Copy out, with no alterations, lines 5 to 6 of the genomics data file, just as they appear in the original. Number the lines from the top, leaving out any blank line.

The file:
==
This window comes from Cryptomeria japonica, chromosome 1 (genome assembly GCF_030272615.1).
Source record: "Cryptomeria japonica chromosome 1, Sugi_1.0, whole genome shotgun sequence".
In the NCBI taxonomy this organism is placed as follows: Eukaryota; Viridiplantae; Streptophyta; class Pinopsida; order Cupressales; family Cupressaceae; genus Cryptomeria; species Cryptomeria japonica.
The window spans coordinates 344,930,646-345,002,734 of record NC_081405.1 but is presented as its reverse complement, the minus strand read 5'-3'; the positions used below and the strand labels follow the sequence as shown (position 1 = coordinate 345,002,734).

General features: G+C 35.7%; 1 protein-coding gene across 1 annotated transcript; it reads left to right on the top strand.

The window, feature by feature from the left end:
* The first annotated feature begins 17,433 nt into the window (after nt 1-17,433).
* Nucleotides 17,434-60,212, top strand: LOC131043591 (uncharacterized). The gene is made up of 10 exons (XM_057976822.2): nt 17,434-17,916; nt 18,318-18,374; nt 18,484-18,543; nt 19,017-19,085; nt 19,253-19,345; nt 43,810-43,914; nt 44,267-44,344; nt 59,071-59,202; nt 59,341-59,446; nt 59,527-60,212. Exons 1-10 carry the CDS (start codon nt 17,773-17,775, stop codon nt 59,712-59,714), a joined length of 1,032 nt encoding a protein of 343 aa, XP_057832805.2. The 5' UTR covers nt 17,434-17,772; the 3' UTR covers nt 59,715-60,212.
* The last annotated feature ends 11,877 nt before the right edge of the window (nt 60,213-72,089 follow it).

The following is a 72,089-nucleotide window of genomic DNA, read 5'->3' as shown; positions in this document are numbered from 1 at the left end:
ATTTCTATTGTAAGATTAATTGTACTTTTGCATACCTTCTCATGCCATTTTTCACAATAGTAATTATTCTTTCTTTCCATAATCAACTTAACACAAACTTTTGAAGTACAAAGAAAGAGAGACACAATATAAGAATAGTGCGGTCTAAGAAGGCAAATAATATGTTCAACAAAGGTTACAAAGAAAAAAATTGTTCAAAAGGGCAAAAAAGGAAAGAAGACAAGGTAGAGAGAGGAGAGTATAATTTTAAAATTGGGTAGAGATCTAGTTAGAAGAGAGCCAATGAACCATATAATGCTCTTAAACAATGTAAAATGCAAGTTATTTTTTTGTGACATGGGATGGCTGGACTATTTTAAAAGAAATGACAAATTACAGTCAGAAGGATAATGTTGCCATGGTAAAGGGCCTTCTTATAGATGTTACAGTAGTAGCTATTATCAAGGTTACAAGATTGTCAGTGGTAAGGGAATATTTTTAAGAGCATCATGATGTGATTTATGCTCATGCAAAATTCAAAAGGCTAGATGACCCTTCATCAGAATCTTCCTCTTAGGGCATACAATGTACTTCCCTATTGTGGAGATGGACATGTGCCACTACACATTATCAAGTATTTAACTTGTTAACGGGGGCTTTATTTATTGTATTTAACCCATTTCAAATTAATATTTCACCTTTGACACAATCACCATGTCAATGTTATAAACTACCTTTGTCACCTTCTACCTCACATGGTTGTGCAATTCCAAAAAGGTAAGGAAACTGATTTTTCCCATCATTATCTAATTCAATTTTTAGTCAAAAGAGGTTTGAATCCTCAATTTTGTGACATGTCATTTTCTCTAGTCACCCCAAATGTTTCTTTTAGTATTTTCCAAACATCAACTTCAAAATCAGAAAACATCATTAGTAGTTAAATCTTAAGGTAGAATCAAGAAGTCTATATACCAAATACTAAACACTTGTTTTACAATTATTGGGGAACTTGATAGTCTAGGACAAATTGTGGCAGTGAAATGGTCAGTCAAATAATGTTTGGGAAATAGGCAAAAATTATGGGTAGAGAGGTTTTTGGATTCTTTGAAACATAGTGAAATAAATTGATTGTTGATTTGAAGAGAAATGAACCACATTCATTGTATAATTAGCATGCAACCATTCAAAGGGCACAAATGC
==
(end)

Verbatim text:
General features: G+C 35.7%; 1 protein-coding gene across 1 annotated transcript; it reads left to right on the top strand.

The window, feature by feature from the left end: